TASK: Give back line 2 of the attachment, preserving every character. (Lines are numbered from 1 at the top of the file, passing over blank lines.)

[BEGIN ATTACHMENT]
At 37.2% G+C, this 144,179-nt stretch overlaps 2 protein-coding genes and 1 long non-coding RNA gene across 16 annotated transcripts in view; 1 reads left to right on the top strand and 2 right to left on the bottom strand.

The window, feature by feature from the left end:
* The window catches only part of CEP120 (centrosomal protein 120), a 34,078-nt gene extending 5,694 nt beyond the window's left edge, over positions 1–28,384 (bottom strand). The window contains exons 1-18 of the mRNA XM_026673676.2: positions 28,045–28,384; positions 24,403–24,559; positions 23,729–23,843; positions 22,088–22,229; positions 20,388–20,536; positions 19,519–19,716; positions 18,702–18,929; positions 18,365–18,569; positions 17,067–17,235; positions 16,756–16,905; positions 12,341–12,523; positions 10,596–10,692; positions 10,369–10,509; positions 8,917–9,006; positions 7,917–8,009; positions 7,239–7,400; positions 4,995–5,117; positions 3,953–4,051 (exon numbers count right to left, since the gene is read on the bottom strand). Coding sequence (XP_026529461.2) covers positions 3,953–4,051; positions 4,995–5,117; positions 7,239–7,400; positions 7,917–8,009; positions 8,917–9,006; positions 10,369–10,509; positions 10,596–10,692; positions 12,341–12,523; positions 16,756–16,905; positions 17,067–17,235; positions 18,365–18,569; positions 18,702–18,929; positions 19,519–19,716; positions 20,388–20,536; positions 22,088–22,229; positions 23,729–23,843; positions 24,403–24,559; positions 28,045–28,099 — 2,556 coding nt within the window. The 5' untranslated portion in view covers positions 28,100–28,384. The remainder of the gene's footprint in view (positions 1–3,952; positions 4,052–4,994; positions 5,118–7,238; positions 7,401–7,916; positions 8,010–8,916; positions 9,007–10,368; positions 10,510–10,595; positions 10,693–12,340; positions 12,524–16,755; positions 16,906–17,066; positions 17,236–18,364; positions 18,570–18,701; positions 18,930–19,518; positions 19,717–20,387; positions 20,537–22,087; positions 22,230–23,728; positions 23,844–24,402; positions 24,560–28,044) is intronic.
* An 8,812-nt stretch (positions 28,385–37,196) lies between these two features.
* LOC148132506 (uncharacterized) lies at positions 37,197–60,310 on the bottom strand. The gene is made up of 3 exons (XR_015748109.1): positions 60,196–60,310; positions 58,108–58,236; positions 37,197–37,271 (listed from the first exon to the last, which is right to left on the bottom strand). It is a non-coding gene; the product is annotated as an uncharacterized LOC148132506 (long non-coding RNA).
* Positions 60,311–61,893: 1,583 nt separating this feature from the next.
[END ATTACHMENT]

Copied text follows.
The window, feature by feature from the left end: